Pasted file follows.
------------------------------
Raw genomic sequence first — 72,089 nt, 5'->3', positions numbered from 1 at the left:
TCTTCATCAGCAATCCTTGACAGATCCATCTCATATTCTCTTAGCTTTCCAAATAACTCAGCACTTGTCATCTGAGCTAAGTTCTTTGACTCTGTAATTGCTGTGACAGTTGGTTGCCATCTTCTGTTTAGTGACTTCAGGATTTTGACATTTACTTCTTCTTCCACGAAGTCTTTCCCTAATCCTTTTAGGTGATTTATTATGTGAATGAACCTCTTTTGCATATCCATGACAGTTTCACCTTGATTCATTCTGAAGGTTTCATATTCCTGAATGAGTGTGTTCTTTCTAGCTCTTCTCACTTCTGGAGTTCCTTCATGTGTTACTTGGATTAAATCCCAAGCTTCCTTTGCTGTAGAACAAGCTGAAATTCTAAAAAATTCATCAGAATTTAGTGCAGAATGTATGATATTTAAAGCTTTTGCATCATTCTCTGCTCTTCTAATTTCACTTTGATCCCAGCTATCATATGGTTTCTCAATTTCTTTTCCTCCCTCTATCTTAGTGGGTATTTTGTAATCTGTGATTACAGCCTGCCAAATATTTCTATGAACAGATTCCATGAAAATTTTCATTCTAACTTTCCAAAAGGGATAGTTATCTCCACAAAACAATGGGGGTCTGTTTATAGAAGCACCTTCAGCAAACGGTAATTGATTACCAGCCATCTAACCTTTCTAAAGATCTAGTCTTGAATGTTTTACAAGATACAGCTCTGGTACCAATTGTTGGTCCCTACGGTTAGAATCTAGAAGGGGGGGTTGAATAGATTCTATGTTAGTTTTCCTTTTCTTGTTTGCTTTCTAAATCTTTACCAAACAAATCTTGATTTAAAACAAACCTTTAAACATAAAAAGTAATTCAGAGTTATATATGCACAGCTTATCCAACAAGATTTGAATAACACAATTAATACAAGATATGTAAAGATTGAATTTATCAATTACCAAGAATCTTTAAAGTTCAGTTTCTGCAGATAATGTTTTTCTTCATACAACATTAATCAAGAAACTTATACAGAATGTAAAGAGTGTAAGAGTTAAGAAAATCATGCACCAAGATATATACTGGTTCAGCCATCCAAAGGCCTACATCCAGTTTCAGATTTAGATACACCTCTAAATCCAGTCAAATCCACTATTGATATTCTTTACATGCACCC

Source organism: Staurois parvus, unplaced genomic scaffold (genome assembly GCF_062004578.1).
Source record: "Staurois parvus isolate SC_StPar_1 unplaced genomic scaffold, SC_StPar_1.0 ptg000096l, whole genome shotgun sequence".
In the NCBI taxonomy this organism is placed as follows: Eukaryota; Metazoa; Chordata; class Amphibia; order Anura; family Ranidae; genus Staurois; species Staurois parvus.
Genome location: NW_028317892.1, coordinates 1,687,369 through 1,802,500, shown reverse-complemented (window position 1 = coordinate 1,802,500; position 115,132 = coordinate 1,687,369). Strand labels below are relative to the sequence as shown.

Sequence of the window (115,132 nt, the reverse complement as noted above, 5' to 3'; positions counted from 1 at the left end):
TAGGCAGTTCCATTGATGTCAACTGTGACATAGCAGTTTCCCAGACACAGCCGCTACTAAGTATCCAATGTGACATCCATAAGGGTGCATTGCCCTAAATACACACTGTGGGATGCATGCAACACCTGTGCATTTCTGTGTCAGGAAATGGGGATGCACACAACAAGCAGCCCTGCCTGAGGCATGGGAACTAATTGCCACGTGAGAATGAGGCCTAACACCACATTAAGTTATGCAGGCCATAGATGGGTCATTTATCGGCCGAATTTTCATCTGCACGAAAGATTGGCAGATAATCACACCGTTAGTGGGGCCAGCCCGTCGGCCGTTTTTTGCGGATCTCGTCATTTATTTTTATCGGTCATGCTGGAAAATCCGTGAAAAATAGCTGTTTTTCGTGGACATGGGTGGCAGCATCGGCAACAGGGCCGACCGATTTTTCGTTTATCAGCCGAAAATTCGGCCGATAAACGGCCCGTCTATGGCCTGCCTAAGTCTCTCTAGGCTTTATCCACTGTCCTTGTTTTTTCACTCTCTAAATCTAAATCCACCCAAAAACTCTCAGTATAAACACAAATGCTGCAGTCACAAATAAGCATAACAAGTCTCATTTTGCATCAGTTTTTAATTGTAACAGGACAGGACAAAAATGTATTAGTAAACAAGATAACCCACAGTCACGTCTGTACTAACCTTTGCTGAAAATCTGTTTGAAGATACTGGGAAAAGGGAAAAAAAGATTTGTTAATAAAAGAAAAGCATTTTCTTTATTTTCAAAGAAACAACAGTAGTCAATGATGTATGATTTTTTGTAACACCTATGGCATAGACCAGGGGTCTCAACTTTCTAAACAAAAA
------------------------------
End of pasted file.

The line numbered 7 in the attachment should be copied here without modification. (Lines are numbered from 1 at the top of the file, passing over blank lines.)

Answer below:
Sequence of the window (115,132 nt, the reverse complement as noted above, 5' to 3'; positions counted from 1 at the left end):